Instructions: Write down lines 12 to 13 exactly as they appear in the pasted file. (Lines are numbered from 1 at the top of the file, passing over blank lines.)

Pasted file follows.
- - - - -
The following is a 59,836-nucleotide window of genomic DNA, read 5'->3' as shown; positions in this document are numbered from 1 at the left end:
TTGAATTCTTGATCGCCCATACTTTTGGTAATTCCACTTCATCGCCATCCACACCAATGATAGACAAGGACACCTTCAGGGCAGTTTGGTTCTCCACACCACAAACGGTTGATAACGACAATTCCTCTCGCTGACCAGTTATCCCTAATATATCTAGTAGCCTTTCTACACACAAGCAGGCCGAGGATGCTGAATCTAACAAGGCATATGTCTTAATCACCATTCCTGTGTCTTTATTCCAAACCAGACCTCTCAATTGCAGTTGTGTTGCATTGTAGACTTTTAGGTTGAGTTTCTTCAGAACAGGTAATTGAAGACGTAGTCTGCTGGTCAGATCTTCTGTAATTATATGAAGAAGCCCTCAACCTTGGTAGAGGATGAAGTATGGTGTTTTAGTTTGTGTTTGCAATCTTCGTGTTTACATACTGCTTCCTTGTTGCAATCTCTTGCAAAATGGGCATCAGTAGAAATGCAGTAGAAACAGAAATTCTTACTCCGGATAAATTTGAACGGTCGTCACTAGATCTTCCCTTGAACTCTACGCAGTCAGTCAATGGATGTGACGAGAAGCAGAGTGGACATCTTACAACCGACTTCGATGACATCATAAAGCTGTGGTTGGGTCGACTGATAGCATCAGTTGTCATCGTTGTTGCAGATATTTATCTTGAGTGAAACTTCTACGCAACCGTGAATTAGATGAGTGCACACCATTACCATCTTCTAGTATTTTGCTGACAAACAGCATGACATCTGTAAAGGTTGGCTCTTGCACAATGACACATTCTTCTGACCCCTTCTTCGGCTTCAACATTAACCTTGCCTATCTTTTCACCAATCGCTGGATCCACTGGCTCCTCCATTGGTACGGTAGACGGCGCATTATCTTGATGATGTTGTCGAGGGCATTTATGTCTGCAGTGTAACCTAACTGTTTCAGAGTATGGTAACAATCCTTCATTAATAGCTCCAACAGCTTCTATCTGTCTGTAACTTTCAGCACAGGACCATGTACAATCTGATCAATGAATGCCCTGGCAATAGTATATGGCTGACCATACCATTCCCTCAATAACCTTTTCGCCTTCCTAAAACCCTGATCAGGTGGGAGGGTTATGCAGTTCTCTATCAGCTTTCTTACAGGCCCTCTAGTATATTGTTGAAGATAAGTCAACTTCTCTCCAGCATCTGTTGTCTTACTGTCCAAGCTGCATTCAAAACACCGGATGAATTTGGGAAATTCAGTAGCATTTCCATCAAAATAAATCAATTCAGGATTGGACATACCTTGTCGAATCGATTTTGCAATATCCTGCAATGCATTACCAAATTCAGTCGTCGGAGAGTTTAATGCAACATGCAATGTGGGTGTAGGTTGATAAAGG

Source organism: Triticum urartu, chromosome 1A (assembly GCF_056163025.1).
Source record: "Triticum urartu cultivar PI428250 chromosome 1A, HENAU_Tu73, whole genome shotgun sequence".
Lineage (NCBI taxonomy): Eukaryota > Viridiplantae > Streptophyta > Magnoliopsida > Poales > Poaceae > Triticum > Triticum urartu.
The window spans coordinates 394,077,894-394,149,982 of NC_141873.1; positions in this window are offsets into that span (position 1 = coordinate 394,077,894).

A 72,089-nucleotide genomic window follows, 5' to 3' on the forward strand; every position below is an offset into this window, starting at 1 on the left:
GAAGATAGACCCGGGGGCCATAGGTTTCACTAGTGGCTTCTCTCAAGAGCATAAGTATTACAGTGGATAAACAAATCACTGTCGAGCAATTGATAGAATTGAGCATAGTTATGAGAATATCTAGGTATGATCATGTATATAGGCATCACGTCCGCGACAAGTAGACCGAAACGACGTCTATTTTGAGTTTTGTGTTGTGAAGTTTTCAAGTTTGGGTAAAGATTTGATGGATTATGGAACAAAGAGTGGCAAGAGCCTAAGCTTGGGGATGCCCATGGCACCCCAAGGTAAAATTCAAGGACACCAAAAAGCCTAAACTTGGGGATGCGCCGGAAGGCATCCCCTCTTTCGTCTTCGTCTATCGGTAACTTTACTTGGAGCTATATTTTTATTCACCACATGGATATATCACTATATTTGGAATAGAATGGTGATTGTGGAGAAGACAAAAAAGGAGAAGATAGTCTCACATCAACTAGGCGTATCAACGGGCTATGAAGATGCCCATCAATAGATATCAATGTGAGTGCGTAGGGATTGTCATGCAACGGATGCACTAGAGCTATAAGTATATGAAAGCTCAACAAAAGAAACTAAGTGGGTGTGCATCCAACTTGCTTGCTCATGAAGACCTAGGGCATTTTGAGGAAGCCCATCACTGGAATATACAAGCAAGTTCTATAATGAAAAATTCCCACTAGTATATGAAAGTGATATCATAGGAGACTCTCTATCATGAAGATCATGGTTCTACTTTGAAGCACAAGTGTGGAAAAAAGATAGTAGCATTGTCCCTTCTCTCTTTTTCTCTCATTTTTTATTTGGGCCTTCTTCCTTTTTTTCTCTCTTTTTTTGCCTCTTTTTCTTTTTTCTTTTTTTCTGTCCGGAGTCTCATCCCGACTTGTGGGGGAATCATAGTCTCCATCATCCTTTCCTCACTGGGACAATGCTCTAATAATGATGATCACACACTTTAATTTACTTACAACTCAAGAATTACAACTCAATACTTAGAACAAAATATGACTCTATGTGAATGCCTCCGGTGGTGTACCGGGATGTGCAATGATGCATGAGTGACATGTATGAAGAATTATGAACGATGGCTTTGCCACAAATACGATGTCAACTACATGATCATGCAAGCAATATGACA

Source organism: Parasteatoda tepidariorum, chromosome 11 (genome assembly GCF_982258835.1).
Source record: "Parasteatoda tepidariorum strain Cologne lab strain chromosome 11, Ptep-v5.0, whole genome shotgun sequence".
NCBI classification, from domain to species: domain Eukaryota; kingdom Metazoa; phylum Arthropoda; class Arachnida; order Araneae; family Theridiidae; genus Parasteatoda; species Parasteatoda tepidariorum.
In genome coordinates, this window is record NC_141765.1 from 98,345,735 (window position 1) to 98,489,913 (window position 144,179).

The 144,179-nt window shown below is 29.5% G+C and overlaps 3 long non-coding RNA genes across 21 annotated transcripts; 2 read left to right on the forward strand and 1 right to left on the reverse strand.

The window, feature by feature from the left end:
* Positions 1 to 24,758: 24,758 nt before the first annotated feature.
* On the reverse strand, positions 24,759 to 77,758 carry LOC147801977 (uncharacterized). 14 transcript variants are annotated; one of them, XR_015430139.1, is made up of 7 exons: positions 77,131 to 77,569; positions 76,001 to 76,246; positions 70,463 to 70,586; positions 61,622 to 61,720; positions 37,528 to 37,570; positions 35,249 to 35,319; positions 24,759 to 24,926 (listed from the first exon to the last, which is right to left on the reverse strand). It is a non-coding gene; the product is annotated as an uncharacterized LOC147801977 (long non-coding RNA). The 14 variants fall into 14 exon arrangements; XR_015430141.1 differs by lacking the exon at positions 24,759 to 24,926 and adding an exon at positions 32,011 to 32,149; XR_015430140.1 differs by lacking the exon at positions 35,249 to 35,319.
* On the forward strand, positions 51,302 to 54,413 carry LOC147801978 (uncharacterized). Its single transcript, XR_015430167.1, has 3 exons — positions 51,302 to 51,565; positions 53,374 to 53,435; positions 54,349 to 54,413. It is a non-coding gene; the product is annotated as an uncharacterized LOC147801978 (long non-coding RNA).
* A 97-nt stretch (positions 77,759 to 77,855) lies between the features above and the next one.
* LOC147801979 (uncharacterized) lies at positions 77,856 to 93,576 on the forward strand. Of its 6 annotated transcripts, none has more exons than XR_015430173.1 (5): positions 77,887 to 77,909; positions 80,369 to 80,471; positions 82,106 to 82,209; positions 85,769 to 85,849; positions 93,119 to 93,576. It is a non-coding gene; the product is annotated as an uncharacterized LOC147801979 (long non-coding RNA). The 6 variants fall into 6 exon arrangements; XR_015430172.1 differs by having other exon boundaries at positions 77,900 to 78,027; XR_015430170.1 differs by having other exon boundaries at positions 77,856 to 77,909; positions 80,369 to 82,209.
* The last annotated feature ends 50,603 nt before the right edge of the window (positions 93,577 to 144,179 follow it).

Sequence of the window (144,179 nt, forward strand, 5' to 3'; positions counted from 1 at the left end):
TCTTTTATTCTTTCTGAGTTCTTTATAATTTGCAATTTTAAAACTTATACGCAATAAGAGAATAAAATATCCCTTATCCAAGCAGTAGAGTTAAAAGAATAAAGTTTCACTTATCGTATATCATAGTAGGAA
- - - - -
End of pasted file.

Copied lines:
In genome coordinates, this window is record NC_141765.1 from 98,345,735 (window position 1) to 98,489,913 (window position 144,179).

The 144,179-nt window shown below is 29.5% G+C and overlaps 3 long non-coding RNA genes across 21 annotated transcripts; 2 read left to right on the forward strand and 1 right to left on the reverse strand.